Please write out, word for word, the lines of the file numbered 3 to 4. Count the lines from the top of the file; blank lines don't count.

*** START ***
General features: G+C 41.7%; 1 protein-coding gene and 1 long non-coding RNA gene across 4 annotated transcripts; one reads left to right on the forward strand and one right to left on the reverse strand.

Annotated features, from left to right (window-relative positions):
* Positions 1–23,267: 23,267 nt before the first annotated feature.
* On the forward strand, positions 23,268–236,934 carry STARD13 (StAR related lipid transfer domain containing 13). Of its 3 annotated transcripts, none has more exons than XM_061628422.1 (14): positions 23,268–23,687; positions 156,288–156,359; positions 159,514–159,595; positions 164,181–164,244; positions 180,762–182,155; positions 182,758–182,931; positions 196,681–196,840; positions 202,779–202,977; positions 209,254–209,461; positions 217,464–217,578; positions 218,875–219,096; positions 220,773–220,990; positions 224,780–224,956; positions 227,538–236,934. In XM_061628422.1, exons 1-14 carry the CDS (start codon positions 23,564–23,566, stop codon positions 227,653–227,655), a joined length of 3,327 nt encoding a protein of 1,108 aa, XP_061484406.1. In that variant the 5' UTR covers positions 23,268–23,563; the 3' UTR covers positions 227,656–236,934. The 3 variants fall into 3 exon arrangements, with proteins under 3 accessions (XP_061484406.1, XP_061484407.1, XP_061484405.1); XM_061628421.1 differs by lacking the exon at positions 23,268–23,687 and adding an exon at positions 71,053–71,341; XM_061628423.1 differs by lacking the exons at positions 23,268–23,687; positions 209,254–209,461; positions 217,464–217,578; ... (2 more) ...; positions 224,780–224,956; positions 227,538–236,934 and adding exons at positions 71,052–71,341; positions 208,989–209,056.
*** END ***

* Positions 1–23,267: 23,267 nt before the first annotated feature.
* On the forward strand, positions 23,268–236,934 carry STARD13 (StAR related lipid transfer domain containing 13). Of its 3 annotated transcripts, none has more exons than XM_061628422.1 (14): positions 23,268–23,687; positions 156,288–156,359; positions 159,514–159,595; positions 164,181–164,244; positions 180,762–182,155; positions 182,758–182,931; positions 196,681–196,840; positions 202,779–202,977; positions 209,254–209,461; positions 217,464–217,578; positions 218,875–219,096; positions 220,773–220,990; positions 224,780–224,956; positions 227,538–236,934. In XM_061628422.1, exons 1-14 carry the CDS (start codon positions 23,564–23,566, stop codon positions 227,653–227,655), a joined length of 3,327 nt encoding a protein of 1,108 aa, XP_061484406.1. In that variant the 5' UTR covers positions 23,268–23,563; the 3' UTR covers positions 227,656–236,934. The 3 variants fall into 3 exon arrangements, with proteins under 3 accessions (XP_061484406.1, XP_061484407.1, XP_061484405.1); XM_061628421.1 differs by lacking the exon at positions 23,268–23,687 and adding an exon at positions 71,053–71,341; XM_061628423.1 differs by lacking the exons at positions 23,268–23,687; positions 209,254–209,461; positions 217,464–217,578; ... (2 more) ...; positions 224,780–224,956; positions 227,538–236,934 and adding exons at positions 71,052–71,341; positions 208,989–209,056.